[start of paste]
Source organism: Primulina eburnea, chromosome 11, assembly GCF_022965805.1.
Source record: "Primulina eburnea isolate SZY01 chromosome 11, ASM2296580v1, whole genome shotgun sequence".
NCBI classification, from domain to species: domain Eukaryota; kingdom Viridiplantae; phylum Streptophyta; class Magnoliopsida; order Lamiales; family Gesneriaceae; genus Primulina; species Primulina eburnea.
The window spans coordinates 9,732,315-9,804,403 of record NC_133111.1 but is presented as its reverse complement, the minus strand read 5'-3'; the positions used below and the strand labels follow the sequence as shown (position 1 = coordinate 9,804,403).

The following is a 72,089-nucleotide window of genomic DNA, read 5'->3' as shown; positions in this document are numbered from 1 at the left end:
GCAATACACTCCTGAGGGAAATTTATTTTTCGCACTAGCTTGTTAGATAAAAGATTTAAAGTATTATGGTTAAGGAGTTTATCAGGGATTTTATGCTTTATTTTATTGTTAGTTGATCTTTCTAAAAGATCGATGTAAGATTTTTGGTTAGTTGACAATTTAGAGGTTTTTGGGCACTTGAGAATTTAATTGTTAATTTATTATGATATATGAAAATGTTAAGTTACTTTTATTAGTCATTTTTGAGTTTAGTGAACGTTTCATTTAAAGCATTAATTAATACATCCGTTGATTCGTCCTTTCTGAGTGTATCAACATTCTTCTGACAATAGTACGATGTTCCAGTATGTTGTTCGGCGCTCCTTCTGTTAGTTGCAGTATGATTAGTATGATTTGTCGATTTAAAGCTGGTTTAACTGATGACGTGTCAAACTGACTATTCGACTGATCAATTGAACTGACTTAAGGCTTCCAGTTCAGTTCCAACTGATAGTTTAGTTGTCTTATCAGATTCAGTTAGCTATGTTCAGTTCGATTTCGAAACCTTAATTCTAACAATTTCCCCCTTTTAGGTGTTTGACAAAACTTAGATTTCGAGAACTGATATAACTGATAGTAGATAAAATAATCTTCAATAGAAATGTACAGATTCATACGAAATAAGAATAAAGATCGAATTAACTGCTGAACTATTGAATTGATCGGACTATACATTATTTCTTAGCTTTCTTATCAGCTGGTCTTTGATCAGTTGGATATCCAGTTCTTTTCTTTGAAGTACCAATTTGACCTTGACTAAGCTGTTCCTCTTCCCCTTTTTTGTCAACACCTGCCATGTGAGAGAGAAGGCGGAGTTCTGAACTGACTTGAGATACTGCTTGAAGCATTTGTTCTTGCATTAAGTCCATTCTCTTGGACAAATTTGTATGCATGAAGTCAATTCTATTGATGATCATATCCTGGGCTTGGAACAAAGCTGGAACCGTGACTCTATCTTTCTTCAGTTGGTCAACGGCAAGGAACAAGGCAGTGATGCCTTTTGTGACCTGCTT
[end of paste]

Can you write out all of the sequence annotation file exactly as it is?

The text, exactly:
Source organism: Primulina eburnea, chromosome 11, assembly GCF_022965805.1.
Source record: "Primulina eburnea isolate SZY01 chromosome 11, ASM2296580v1, whole genome shotgun sequence".
NCBI classification, from domain to species: domain Eukaryota; kingdom Viridiplantae; phylum Streptophyta; class Magnoliopsida; order Lamiales; family Gesneriaceae; genus Primulina; species Primulina eburnea.
The window spans coordinates 9,732,315-9,804,403 of record NC_133111.1 but is presented as its reverse complement, the minus strand read 5'-3'; the positions used below and the strand labels follow the sequence as shown (position 1 = coordinate 9,804,403).

The following is a 72,089-nucleotide window of genomic DNA, read 5'->3' as shown; positions in this document are numbered from 1 at the left end:
GCAATACACTCCTGAGGGAAATTTATTTTTCGCACTAGCTTGTTAGATAAAAGATTTAAAGTATTATGGTTAAGGAGTTTATCAGGGATTTTATGCTTTATTTTATTGTTAGTTGATCTTTCTAAAAGATCGATGTAAGATTTTTGGTTAGTTGACAATTTAGAGGTTTTTGGGCACTTGAGAATTTAATTGTTAATTTATTATGATATATGAAAATGTTAAGTTACTTTTATTAGTCATTTTTGAGTTTAGTGAACGTTTCATTTAAAGCATTAATTAATACATCCGTTGATTCGTCCTTTCTGAGTGTATCAACATTCTTCTGACAATAGTACGATGTTCCAGTATGTTGTTCGGCGCTCCTTCTGTTAGTTGCAGTATGATTAGTATGATTTGTCGATTTAAAGCTGGTTTAACTGATGACGTGTCAAACTGACTATTCGACTGATCAATTGAACTGACTTAAGGCTTCCAGTTCAGTTCCAACTGATAGTTTAGTTGTCTTATCAGATTCAGTTAGCTATGTTCAGTTCGATTTCGAAACCTTAATTCTAACAATTTCCCCCTTTTAGGTGTTTGACAAAACTTAGATTTCGAGAACTGATATAACTGATAGTAGATAAAATAATCTTCAATAGAAATGTACAGATTCATACGAAATAAGAATAAAGATCGAATTAACTGCTGAACTATTGAATTGATCGGACTATACATTATTTCTTAGCTTTCTTATCAGCTGGTCTTTGATCAGTTGGATATCCAGTTCTTTTCTTTGAAGTACCAATTTGACCTTGACTAAGCTGTTCCTCTTCCCCTTTTTTGTCAACACCTGCCATGTGAGAGAGAAGGCGGAGTTCTGAACTGACTTGAGATACTGCTTGAAGCATTTGTTCTTGCATTAAGTCCATTCTCTTGGACAAATTTGTATGCATGAAGTCAATTCTATTGATGATCATATCCTGGGCTTGGAACAAAGCTGGAACCGTGACTCTATCTTTCTTCAGTTGGTCAACGGCAAGGAACAAGGCAGTGATGCCTTTTGTGACCTGCTT